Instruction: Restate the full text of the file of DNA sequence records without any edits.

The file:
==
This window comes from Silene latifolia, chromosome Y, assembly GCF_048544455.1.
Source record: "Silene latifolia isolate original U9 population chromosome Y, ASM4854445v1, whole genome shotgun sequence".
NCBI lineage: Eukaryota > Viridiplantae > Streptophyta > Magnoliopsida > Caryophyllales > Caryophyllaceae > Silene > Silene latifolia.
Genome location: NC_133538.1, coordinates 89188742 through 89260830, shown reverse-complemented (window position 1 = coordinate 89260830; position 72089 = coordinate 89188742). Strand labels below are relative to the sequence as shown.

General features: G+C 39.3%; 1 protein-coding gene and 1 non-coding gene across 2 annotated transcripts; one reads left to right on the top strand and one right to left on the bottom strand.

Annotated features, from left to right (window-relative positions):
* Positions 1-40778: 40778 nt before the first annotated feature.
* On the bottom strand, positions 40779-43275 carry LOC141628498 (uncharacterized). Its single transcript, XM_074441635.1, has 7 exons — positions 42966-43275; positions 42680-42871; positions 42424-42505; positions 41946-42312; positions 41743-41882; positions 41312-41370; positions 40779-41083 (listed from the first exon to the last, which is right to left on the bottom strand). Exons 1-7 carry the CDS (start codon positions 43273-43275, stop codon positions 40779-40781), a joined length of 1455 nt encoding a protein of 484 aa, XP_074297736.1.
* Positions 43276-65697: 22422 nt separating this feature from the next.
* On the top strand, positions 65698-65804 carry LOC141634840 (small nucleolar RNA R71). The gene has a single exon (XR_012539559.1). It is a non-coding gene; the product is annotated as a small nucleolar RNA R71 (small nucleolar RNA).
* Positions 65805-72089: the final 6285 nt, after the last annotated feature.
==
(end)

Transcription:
This window comes from Silene latifolia, chromosome Y, assembly GCF_048544455.1.
Source record: "Silene latifolia isolate original U9 population chromosome Y, ASM4854445v1, whole genome shotgun sequence".
NCBI lineage: Eukaryota > Viridiplantae > Streptophyta > Magnoliopsida > Caryophyllales > Caryophyllaceae > Silene > Silene latifolia.
Genome location: NC_133538.1, coordinates 89188742 through 89260830, shown reverse-complemented (window position 1 = coordinate 89260830; position 72089 = coordinate 89188742). Strand labels below are relative to the sequence as shown.

General features: G+C 39.3%; 1 protein-coding gene and 1 non-coding gene across 2 annotated transcripts; one reads left to right on the top strand and one right to left on the bottom strand.

Annotated features, from left to right (window-relative positions):
* Positions 1-40778: 40778 nt before the first annotated feature.
* On the bottom strand, positions 40779-43275 carry LOC141628498 (uncharacterized). Its single transcript, XM_074441635.1, has 7 exons — positions 42966-43275; positions 42680-42871; positions 42424-42505; positions 41946-42312; positions 41743-41882; positions 41312-41370; positions 40779-41083 (listed from the first exon to the last, which is right to left on the bottom strand). Exons 1-7 carry the CDS (start codon positions 43273-43275, stop codon positions 40779-40781), a joined length of 1455 nt encoding a protein of 484 aa, XP_074297736.1.
* Positions 43276-65697: 22422 nt separating this feature from the next.
* On the top strand, positions 65698-65804 carry LOC141634840 (small nucleolar RNA R71). The gene has a single exon (XR_012539559.1). It is a non-coding gene; the product is annotated as a small nucleolar RNA R71 (small nucleolar RNA).
* Positions 65805-72089: the final 6285 nt, after the last annotated feature.